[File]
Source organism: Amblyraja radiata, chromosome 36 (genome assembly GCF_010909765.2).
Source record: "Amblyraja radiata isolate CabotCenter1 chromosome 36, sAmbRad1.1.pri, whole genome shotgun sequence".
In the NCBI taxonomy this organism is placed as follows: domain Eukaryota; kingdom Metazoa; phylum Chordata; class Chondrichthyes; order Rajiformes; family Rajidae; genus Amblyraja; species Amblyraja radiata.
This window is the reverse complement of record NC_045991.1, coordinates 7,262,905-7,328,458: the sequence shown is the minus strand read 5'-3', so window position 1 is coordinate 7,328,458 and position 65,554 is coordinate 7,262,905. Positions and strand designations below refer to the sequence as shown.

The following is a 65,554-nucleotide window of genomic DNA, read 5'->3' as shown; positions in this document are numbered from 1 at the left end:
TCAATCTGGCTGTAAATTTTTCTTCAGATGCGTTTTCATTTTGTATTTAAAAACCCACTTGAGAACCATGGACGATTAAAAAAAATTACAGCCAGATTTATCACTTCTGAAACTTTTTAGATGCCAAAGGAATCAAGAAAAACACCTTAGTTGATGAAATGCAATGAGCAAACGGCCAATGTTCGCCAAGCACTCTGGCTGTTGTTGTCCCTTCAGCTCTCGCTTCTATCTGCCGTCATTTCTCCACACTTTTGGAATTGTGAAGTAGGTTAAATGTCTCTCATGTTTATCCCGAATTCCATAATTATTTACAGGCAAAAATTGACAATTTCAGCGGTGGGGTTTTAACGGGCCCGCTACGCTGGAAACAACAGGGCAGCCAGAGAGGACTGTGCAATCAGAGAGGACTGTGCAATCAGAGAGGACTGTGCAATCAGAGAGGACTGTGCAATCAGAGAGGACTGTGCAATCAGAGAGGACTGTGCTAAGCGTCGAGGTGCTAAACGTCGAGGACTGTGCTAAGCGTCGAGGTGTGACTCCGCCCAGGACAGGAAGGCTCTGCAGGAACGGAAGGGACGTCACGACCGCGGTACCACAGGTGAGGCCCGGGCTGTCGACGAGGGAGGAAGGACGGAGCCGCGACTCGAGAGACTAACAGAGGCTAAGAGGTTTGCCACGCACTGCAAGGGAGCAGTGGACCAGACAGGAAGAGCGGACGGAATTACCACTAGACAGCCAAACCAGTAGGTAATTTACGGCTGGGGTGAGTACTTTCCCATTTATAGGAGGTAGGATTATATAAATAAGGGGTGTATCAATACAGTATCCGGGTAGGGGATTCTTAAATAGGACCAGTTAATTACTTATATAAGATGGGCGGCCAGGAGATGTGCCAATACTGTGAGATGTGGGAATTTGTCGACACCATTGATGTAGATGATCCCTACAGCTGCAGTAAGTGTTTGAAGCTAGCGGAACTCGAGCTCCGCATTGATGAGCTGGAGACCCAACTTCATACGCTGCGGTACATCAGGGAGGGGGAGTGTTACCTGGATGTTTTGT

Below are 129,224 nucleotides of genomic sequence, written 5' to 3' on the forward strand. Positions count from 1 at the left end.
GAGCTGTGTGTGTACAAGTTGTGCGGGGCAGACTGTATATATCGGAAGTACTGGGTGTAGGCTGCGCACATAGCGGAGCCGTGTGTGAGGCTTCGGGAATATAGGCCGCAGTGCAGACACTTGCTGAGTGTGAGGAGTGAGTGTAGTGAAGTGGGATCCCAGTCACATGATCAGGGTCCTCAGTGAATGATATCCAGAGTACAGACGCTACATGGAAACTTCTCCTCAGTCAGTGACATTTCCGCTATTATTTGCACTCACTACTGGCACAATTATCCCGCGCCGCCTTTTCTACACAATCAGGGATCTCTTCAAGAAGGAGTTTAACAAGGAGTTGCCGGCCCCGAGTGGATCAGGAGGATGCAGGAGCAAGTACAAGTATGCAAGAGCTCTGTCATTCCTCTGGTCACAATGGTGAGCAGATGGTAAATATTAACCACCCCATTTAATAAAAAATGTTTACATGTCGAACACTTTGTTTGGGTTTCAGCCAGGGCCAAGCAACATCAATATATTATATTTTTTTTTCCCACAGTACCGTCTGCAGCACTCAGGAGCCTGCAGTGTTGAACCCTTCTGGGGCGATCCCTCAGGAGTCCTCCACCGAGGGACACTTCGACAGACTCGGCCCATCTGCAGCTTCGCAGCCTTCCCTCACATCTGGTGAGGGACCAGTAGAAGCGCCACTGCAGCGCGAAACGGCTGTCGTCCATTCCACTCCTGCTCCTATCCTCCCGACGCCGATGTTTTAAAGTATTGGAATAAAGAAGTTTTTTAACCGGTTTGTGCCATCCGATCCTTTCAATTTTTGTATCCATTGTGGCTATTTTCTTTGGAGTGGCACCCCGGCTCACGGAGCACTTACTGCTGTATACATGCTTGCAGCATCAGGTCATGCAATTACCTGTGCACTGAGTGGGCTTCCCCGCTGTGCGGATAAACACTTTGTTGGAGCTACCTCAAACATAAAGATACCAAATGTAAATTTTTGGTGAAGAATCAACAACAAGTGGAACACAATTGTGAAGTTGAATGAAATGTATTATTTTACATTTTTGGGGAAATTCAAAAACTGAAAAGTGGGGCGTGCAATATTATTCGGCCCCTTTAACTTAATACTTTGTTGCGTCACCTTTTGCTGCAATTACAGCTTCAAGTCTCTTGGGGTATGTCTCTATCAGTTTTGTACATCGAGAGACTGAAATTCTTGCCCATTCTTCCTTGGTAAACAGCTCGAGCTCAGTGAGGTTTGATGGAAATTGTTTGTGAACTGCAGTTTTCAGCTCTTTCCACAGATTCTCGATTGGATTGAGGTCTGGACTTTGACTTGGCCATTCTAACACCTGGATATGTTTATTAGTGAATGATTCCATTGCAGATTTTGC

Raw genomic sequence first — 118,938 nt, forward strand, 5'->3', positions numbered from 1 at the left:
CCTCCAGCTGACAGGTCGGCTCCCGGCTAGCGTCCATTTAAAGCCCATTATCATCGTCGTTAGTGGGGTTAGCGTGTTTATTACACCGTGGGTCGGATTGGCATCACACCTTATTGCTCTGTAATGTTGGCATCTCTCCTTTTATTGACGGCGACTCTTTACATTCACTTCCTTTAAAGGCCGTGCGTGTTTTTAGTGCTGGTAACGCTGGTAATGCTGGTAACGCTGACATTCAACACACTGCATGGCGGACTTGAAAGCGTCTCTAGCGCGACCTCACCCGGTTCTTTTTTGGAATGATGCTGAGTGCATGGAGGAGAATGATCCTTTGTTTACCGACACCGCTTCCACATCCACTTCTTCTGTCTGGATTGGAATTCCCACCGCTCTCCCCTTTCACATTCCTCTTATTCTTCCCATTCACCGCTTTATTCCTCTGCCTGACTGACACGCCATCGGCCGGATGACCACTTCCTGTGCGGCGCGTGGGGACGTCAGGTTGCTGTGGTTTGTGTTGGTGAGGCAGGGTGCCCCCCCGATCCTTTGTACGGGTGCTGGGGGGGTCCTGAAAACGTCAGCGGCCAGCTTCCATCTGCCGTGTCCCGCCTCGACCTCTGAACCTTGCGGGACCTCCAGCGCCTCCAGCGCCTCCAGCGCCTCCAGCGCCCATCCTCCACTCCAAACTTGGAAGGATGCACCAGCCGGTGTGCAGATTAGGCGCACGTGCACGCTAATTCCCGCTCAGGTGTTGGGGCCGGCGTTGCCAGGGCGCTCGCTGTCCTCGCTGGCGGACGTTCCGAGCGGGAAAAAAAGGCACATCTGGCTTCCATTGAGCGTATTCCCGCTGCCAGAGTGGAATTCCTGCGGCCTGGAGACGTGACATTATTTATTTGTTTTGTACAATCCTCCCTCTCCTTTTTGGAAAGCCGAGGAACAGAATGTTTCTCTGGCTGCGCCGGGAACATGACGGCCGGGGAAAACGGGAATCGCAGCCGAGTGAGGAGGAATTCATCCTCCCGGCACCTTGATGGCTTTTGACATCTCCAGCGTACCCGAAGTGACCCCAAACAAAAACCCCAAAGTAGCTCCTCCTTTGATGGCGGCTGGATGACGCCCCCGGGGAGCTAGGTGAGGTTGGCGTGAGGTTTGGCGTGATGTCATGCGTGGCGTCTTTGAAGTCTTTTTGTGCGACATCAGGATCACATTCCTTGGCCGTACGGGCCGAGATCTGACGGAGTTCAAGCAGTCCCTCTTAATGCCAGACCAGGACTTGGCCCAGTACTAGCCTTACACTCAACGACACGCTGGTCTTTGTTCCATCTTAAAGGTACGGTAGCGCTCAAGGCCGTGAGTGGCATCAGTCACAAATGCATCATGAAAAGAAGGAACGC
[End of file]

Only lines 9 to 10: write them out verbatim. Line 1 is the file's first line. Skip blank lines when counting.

Raw genomic sequence first — 118,938 nt, forward strand, 5'->3', positions numbered from 1 at the left:
CCTCCAGCTGACAGGTCGGCTCCCGGCTAGCGTCCATTTAAAGCCCATTATCATCGTCGTTAGTGGGGTTAGCGTGTTTATTACACCGTGGGTCGGATTGGCATCACACCTTATTGCTCTGTAATGTTGGCATCTCTCCTTTTATTGACGGCGACTCTTTACATTCACTTCCTTTAAAGGCCGTGCGTGTTTTTAGTGCTGGTAACGCTGGTAATGCTGGTAACGCTGACATTCAACACACTGCATGGCGGACTTGAAAGCGTCTCTAGCGCGACCTCACCCGGTTCTTTTTTGGAATGATGCTGAGTGCATGGAGGAGAATGATCCTTTGTTTACCGACACCGCTTCCACATCCACTTCTTCTGTCTGGATTGGAATTCCCACCGCTCTCCCCTTTCACATTCCTCTTATTCTTCCCATTCACCGCTTTATTCCTCTGCCTGACTGACACGCCATCGGCCGGATGACCACTTCCTGTGCGGCGCGTGGGGACGTCAGGTTGCTGTGGTTTGTGTTGGTGAGGCAGGGTGCCCCCCCGATCCTTTGTACGGGTGCTGGGGGGGTCCTGAAAACGTCAGCGGCCAGCTTCCATCTGCCGTGTCCCGCCTCGACCTCTGAACCTTGCGGGACCTCCAGCGCCTCCAGCGCCTCCAGCGCCTCCAGCGCCCATCCTCCACTCCAAACTTGGAAGGATGCACCAGCCGGTGTGCAGATTAGGCGCACGTGCACGCTAATTCCCGCTCAGGTGTTGGGGCCGGCGTTGCCAGGGCGCTCGCTGTCCTCGCTGGCGGACGTTCCGAGCGGGAAAAAAAGGCACATCTGGCTTCCATTGAGCGTATTCCCGCTGCCAGAGTGGAATTCCTGCGGCCTGGAGACGTGACATTATTTATTTGTTTTGTACAATCCTCCCTCTCCTTTTTGGAAAGCCGAGGAACAGAATGTTTCTCTGGCTGCGCCGGGAACATGACGGCCGGGGAAAACGGGAATCGCAGCCGAGTGAGGAGGAATTCATCCTCCCGGCACCTTGATGGCTTTTGACATCTCCAGCGTACCCGAAGTGACCCCAAACAAAAACCCCAAAGTAGCTCCTCCTTTGATGGCGGCTGGATGACGCCCCCGGGGAGCTAGGTGAGGTTGGCGTGAGGTTTGGCGTGATGTCATGCGTGGCGTCTTTGAAGTCTTTTTGTGCGACATCAGGATCACATTCCTTGGCCGTACGGGCCGAGATCTGACGGAGTTCAAGCAGTCCCTCTTAATGCCAGACCAGGACTTGGCCCAGTACTAGCCTTACACTCAACGACACGCTGGTCTTTGTTCCATCTTAAAGGTACGGTAGCGCTCAAGGCCGTGAGTGGCATCAGTCACAAATGCATCATGAAAAGAAGGAACGC